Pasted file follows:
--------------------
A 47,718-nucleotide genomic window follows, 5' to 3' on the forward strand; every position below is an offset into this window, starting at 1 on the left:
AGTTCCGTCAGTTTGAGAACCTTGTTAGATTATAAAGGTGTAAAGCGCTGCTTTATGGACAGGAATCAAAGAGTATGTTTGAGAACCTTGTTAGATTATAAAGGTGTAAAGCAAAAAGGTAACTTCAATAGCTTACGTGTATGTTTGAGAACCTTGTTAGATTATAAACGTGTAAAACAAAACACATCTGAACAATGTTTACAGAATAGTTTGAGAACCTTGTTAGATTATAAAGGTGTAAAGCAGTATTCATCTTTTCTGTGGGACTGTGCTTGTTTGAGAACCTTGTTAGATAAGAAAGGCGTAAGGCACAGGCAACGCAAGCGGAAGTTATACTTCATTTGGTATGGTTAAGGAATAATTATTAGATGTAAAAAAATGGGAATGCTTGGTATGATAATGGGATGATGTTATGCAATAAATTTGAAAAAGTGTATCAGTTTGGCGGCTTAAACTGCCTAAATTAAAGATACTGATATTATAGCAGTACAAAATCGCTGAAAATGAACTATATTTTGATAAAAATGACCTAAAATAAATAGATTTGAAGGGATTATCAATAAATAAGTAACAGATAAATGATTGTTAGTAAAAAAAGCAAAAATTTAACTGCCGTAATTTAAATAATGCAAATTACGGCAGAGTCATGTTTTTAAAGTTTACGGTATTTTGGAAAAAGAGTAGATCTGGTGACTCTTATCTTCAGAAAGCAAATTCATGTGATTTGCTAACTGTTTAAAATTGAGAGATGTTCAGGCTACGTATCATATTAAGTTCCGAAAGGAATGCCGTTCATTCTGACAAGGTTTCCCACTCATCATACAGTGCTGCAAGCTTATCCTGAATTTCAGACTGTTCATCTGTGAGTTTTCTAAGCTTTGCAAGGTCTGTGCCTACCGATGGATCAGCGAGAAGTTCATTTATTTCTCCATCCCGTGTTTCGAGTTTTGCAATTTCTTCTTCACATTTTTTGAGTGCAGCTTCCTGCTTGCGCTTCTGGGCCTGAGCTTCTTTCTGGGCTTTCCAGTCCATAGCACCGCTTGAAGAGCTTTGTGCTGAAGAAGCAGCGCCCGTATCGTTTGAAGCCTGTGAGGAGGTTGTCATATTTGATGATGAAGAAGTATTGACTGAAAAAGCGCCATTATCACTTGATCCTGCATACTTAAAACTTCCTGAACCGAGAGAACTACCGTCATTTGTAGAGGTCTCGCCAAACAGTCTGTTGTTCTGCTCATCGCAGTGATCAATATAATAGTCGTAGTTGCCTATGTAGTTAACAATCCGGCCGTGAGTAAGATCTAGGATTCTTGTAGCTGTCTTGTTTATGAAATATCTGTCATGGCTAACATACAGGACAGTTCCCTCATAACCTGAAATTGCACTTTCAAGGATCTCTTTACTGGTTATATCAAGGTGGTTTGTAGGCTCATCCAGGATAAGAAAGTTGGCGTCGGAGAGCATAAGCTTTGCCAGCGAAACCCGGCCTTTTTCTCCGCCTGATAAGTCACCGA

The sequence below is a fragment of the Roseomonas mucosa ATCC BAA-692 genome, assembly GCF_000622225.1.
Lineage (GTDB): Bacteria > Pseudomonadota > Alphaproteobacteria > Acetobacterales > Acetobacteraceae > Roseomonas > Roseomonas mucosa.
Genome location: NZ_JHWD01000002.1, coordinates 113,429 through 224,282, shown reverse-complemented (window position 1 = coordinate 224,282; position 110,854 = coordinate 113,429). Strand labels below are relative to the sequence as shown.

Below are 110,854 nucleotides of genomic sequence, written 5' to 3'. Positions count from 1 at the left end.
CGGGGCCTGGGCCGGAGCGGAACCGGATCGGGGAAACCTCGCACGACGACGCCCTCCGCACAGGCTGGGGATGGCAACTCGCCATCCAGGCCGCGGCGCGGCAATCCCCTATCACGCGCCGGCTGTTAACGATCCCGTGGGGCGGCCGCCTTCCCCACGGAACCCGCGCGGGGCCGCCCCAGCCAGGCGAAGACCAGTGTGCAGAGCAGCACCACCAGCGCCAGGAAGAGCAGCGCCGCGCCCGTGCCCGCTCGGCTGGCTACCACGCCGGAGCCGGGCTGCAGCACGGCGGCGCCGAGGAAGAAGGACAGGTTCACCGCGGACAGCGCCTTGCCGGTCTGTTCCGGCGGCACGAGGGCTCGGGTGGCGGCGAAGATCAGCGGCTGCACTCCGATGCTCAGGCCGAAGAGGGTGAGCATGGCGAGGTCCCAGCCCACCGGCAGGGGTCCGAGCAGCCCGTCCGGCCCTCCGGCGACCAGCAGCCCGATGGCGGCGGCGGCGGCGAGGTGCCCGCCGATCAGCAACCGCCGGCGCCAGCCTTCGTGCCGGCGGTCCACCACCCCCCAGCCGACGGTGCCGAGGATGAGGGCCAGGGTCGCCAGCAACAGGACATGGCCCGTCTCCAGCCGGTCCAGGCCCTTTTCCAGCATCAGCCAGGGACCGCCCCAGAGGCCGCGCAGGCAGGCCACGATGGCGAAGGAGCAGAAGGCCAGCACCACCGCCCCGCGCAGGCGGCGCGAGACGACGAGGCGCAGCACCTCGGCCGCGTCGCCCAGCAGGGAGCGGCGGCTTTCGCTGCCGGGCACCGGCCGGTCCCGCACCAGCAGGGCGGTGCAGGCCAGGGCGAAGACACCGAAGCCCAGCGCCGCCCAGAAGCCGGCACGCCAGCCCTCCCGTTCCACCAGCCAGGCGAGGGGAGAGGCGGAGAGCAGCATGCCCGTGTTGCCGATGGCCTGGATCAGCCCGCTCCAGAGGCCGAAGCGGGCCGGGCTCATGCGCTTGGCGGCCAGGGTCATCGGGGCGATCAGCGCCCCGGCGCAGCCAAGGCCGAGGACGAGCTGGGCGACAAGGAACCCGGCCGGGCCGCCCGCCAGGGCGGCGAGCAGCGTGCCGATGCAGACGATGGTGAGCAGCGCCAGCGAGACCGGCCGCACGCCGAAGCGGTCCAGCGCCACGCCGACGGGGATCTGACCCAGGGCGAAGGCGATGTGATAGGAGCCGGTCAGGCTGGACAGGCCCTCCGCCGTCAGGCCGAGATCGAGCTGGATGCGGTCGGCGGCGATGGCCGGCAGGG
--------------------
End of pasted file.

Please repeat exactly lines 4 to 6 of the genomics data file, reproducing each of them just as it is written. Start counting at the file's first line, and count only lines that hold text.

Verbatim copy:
Lineage (GTDB): Bacteria > Pseudomonadota > Alphaproteobacteria > Acetobacterales > Acetobacteraceae > Roseomonas > Roseomonas mucosa.
Genome location: NZ_JHWD01000002.1, coordinates 113,429 through 224,282, shown reverse-complemented (window position 1 = coordinate 224,282; position 110,854 = coordinate 113,429). Strand labels below are relative to the sequence as shown.

Below are 110,854 nucleotides of genomic sequence, written 5' to 3'. Positions count from 1 at the left end.